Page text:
Blog.Nov 24, 2020

Water and Climate: nine lessons to help us win the race to zero

People across the world joined the digital Water Day on 12 November as part of the Race to Zero Dialogues (9-19 November), held on the days originally planned for the international climate meeting  COP26 which was postponed due to Covid-19 pandemic.

Maggie White (Swedish Water House)
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Maggie White
Senior Manager for International Policy,
Swedish Water House

Race to Zero offered an important opportunity to rally leadership and support from businesses, cities, civil society organizations, scientists, citizens and investors to commit to delivering a net-zero, resilient future for all and to send a resounding signal to governments to increase their ambitions to the Paris Agreement. The event was inspired and guided by the Climate Action Pathway for Water, which you can read more about here.

A brief summary can be found here.

Water Day at Race to Zero November Dialogues

What comes next? The co-conveners of Water Day have compiled nine recommendations to inspire more countries, cities, investors, companies, and citizens to act on climate change through water. UNFCCC parties and other stakeholders will continue to exchange views and information during the Climate Change Dialogues 2020 (23 November – 4 December) running up to COP26 in Glasgow 2021. There is a need to keep momentum in the climate change process and continue our recovery from Covid-19, building back better and greener, and the time has come to fully tap the power of water.

What we must do together in this Race to Zero:

1) Support and contribute to the Climate Action Pathway for Water, which aims to lay out a clear vision for the water community to reach a 1.5-degree climate-resilient world by 2050 including transformative actions and milestones needed to achieve that future. We need to run toward a 2050 characterized by resilient management and wise governance of water and freshwater ecosystems, which will deliver significant impacts on climate mitigation and adaptation while achieving multiple sustainable development benefits.

2) The water sector must make bold climate action commitments. Through the protection and restoration of freshwater resources for ecosystems and people; the sustainable use and distribution of water for governments, businesses, investors and citizens; and the reuse of freshwater and wastewater at a global scale,  approximately 10 per cent of global greenhouse gas emissions could be addressed, according to the 2020 GIZ report Stop Floating, Start Swimming.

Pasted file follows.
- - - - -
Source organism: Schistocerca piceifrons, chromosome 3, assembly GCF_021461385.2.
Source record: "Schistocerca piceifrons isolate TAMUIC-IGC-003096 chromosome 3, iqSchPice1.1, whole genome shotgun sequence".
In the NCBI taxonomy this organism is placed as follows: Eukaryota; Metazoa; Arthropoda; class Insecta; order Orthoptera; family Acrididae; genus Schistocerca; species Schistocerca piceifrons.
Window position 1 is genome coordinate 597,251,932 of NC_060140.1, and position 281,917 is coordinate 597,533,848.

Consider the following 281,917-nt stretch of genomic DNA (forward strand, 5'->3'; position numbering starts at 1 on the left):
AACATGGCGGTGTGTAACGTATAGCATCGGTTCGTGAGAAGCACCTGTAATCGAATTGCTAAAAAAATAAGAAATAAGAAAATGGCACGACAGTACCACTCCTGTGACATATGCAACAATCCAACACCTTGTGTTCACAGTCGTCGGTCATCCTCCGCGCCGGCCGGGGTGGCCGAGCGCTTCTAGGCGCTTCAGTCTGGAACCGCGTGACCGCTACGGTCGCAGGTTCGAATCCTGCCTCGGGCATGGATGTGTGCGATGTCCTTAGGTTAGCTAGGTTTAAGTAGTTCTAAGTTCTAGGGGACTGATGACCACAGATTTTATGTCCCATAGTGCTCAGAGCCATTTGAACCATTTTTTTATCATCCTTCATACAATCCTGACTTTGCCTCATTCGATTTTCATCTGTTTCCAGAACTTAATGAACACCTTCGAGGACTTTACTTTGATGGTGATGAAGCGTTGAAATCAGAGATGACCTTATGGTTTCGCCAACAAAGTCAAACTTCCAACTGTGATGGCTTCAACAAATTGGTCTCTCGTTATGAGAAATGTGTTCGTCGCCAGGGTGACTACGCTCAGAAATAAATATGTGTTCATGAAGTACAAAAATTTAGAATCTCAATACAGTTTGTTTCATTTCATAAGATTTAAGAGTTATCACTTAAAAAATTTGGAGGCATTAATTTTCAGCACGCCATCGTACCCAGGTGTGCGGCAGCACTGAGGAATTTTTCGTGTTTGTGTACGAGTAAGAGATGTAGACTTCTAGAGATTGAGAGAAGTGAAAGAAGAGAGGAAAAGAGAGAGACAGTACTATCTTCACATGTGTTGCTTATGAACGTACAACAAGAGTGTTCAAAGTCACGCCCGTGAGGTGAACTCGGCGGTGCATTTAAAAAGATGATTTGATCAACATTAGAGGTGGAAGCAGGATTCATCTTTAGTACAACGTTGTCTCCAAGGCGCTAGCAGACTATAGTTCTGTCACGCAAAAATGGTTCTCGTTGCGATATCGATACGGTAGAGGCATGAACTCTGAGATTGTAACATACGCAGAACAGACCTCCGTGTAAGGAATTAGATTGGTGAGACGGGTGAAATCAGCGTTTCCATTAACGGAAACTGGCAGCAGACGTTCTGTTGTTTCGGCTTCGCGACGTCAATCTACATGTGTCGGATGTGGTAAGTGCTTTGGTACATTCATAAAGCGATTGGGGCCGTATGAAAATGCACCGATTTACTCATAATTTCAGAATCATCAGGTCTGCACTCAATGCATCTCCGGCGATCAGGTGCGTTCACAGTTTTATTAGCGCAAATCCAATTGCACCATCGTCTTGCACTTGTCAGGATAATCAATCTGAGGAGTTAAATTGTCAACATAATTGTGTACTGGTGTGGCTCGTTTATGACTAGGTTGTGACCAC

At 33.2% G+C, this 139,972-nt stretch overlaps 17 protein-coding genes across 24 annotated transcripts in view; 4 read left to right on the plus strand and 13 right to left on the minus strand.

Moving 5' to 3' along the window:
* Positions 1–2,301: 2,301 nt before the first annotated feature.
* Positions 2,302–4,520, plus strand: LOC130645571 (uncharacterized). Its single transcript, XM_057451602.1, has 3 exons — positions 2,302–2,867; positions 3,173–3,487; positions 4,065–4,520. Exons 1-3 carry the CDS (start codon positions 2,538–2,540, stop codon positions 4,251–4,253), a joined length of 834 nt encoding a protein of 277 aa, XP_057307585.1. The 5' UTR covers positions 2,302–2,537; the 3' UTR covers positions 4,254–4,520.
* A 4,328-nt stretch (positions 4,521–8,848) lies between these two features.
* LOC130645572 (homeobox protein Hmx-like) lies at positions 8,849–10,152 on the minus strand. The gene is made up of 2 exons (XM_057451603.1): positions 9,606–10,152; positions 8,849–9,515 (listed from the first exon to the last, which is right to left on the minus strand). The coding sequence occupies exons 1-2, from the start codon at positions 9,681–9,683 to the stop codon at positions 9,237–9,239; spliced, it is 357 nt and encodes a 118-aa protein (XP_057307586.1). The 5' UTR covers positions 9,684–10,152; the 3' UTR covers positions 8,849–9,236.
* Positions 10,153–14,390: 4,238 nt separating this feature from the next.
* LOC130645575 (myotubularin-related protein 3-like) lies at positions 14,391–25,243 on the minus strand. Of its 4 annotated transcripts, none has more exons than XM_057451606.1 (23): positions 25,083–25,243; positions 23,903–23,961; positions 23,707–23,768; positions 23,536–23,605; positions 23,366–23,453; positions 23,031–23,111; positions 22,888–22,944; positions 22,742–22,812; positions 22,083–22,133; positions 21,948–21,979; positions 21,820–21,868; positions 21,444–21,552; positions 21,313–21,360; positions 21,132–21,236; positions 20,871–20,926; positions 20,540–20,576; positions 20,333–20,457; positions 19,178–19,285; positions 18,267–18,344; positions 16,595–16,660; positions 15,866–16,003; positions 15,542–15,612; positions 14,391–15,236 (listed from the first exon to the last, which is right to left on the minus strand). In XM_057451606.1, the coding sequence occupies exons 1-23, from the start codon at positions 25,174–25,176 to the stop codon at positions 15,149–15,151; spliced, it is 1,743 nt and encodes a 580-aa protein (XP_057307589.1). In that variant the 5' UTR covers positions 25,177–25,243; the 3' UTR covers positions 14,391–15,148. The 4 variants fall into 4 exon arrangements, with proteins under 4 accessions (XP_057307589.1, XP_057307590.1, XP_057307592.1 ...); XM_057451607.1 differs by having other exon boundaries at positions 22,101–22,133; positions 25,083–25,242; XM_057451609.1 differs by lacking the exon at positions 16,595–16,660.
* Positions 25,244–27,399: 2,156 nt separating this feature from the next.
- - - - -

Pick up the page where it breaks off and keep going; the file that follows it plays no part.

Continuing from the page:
While this is an ambitious target, there are encouraging examples of sector leaders who are already rising to the challenge. During Water Day, Water UK and Aguas Andinas Chile presented their groundbreaking, sector-wide plans to achieve a net zero carbon future – decades ahead of national governments. We need more of these ambitious commitments and plans!

3) Water is a critical part of the mitigation solution. Mitigation is sometimes a lesser-known aspect of how water and climate change are interlinked. Professor Johan Rockström pointed out that great amounts of carbon are stored in freshwater ecosystems such as peatlands, mangroves, and marshes, as well as old-growth forests. If we do not manage to protect these ecosystems, global warming might become unstoppable, Rockström warned. Furthermore, water can mitigate carbon emissions through improved water- and wastewater utilities. Important pilot solutions developed by the WaCClim project have achieved total mitigation equivalent to 10,000 tons of carbon dioxide or planting 50,000 trees per year.

4). Protect and restore 30 per cent of the Earth’s water-related natural ecosystems by 2030. Water-related ecosystems hold untapped potential for sequestering carbon and at the same time play an increasingly significant role protecting us from the impacts of climate change. Wetlands, for example, reduce the risks of drought and floods while also filtering out pollutants and recharging aquifers, whilst storing twice the amount of carbon as forests.